Offer to take on more – If you’re not doing much more beyond your current job description, offer to do so. Ask if you can take on more responsibility or train a junior member of staff to justify a pay rise. Make a list of what you hope to achieve in the next 18 months and demonstrate how you’ll go about doing this. Not only will you be showing how a pay rise will help the company, you’ll also indicate that you want to progress and improve your work. This will go down a lot better than simply asking for more money, especially if your current responsibilities don’t require you to do much above the call of duty and your employer thinks that you’re pay is in line with your job role.

Use other offers you’ve had to negotiate – Your boss will know that firms need talent and talent costs money. If they don’t pay well then people will go elsewhere. If you’ve been headhunted or have a job offer from a rival firm, don’t be afraid to use it as a bargaining tool. Depending on how much your company values you, they may match or even offer more money just to keep you.

Consider other perks – Remember that pay is only one part of the job package. If your company can’t offer you more money, be open-minded and ask for other benefits. These could be things like more annual leave, pension, private medical cover, life insurance, flexible working, bonuses, employee share plans and share option schemes. Your employer may refuse a pay rise but instead offer an improved job package.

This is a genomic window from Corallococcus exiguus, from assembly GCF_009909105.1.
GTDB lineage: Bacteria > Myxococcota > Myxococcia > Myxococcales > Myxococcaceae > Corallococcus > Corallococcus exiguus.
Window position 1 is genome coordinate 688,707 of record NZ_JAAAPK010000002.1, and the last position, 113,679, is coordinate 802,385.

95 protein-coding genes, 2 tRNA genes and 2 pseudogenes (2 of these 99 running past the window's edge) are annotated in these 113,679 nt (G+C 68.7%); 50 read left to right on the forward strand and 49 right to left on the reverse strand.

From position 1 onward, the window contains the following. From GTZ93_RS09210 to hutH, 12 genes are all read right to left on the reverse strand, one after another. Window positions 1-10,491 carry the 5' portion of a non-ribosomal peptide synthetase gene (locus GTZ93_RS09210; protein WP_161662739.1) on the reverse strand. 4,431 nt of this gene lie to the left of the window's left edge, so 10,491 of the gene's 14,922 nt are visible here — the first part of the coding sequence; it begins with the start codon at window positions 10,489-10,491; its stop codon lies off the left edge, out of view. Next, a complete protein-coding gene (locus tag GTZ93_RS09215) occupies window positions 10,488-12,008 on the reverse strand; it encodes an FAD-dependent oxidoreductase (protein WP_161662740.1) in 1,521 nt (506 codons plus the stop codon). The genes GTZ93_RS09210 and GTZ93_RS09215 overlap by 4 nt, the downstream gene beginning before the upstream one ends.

Think twice about threatening to quit – If you threaten to walk out if you’re turned down, it’ll demonstrate a lack of commitment to the company. Don’t think that you’re indispensable. There will be plenty of employees below you willing to learn your job for less pay. If you do threaten to leave, you must be prepared to follow through your threat.

Schedule in a pay review – If you don’t get a pay rise, don’t take the rejection personally. There may be a number of reasons – there might be one or two others performing better than you, or the decision could be merely financial. If you allow rejection to sour your attitude or affect your work, your boss will feel like the right decision was made. The best way to handle rejection is to see it as an opportunity to learn and improve your skills. Ask for feedback from your boss, and use it as an opportunity to learn where you could improve. Also ensure you ask if you can schedule in another pay review in a few months’ time and in the meantime try to improve on any feedback that you received from your boss.

Other tips for getting a pay rise:

Thank your boss for his or her time – always do this no matter the outcome.

Improve your qualifications – Better qualifications mean that you can offer more to your employer. If you can, take a class, get a certification or licence, or show initiative to learn new skills on your own. Use these new skills to demonstrate that you’re worth more than you used to be.

Be realistic – If you’re asking for more than your company is willing to pay, maybe it’ll be better to apply for a different position that has a higher salary, either in your company, or another one.